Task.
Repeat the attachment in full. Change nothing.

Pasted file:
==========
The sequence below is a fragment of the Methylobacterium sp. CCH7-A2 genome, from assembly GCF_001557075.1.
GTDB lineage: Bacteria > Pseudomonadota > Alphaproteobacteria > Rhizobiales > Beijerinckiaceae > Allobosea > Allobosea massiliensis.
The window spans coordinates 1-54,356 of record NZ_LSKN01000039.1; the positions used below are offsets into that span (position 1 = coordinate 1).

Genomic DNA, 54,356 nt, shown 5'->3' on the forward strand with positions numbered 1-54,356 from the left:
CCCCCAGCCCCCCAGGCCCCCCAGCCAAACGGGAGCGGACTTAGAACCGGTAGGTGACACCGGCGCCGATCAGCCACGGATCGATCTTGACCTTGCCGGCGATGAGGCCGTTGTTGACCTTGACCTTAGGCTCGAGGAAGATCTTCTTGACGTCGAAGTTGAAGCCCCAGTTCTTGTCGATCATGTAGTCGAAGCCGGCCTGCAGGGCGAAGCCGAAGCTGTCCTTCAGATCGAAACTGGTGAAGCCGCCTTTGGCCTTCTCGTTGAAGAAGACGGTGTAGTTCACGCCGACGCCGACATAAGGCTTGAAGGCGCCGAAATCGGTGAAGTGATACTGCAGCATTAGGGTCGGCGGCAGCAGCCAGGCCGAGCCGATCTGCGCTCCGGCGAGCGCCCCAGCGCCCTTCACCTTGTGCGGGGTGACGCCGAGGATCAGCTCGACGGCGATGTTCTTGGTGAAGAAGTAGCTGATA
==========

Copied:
The sequence below is a fragment of the Methylobacterium sp. CCH7-A2 genome, from assembly GCF_001557075.1.
GTDB lineage: Bacteria > Pseudomonadota > Alphaproteobacteria > Rhizobiales > Beijerinckiaceae > Allobosea > Allobosea massiliensis.
The window spans coordinates 1-54,356 of record NZ_LSKN01000039.1; the positions used below are offsets into that span (position 1 = coordinate 1).

Genomic DNA, 54,356 nt, shown 5'->3' on the forward strand with positions numbered 1-54,356 from the left:
CCCCCAGCCCCCCAGGCCCCCCAGCCAAACGGGAGCGGACTTAGAACCGGTAGGTGACACCGGCGCCGATCAGCCACGGATCGATCTTGACCTTGCCGGCGATGAGGCCGTTGTTGACCTTGACCTTAGGCTCGAGGAAGATCTTCTTGACGTCGAAGTTGAAGCCCCAGTTCTTGTCGATCATGTAGTCGAAGCCGGCCTGCAGGGCGAAGCCGAAGCTGTCCTTCAGATCGAAACTGGTGAAGCCGCCTTTGGCCTTCTCGTTGAAGAAGACGGTGTAGTTCACGCCGACGCCGACATAAGGCTTGAAGGCGCCGAAATCGGTGAAGTGATACTGCAGCATTAGGGTCGGCGGCAGCAGCCAGGCCGAGCCGATCTGCGCTCCGGCGAGCGCCCCAGCGCCCTTCACCTTGTGCGGGGTGACGCCGAGGATCAGCTCGACGGCGATGTTCTTGGTGAAGAAGTAGCTGATA